Investors can bring in some “50,000 good-paying jobs” to the Philippines if the country allows foreigners to have a majority stake in renewable energy companies, Norway’s ambassador to the Philippines said Wednesday.
“The World Bank talks about up to 50,000 jobs, good-paying jobs for Filipinos if you are successful in developing this new sector, [but] that requires some adjustments and policies on the Filipino side,” Norwegian Ambassador Bjorn Jahnsen said in a press conference.
While the Public Service Act of 2022 now allows foreigners full ownership of companies in industries not designated as public utilities, an official of the Department of Energy was quoted in a newspaper report last year saying that legislation may be needed for foreigners to own solar and wind projects.
Under the Philippine constitution, foreigners in certain industries can only own up to 40 percent of a company while the remaining 60 percent must be owned by a Filipino.
Foreigners however are already allowed to fully own other renewable energy projects like geothermal and biomass.
Jahnsen said foreign companies should be able to own a majority of the equity in these types of investments as they often require billions of dollars and investors need to be certain they would get a majority stake in their investment.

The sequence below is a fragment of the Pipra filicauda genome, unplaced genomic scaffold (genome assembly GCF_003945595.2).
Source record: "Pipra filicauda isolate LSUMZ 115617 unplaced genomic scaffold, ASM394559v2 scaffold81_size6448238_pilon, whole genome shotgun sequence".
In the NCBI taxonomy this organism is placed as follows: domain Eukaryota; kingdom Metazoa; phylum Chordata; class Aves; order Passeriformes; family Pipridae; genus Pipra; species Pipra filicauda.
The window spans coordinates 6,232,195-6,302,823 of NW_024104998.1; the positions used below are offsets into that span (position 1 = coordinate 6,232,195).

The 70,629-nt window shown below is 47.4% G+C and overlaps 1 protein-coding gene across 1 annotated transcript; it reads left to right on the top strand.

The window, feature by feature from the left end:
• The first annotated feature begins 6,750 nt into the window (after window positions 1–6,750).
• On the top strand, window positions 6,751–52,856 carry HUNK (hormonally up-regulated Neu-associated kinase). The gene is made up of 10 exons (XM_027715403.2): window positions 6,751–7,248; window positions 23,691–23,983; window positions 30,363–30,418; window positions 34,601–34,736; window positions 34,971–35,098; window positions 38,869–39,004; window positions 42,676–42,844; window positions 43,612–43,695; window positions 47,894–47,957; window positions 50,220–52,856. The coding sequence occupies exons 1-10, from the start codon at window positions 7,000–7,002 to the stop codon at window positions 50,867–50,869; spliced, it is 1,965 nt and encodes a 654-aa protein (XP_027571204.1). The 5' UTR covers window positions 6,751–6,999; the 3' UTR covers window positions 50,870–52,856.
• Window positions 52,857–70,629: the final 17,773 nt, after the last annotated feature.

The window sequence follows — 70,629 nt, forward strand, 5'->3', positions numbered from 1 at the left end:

“So if the Philippines is successful in this endeavor, as I mentioned, I think thousands of jobs can be created,” Jahnsen said. Norway wants to increase its “imprint on renewable energy” in the Philippines, specifically offshore wind farms where Norway leads, he said.
Jahnsen said the offshore wind business is expected to become an “important new sector” that could present “great opportunities for the Philippines in the future.”
Jahnsen said the Philippines’ growing economy means energy consumption will also increase and “offshore wind is really one of your best bets for the future.”
“Offshore wind is basically the best wind resource in the Philippines and in many countries,” he said.
Jahnsen said he invited President-elect Ferdinand “Bongbong” Marcos Jr. to speak at a climate change conference in October.
“We are organizing a conference on maritime and energy issues and I have invited the President-elect to come and speak at the conference about renewable energy in the Philippines,” Jahnsen said.
The 2-day Norway-Philippines Maritime and Energy Conference was organized as part of the docking of the Statsraad Lehmkuhl, a 108-year old Norweigian tall ship that is on a circumnavigation expedition to raise awareness on climate change and the harmful effects of plastics in oceans.
“It’s part of [an] expedition around the world to really put focus on climate change, sustainability of the oceans, plastic in the ocean and this vessel will come to the Philippines,” he said.
The Philippines has been providing manpower for Norwegian maritime companies over the decades and industry leaders seek to “present solutions to some of the most pressing issues” that affect the industry,” the Norwegian Embassy in the Philippines said in a statement.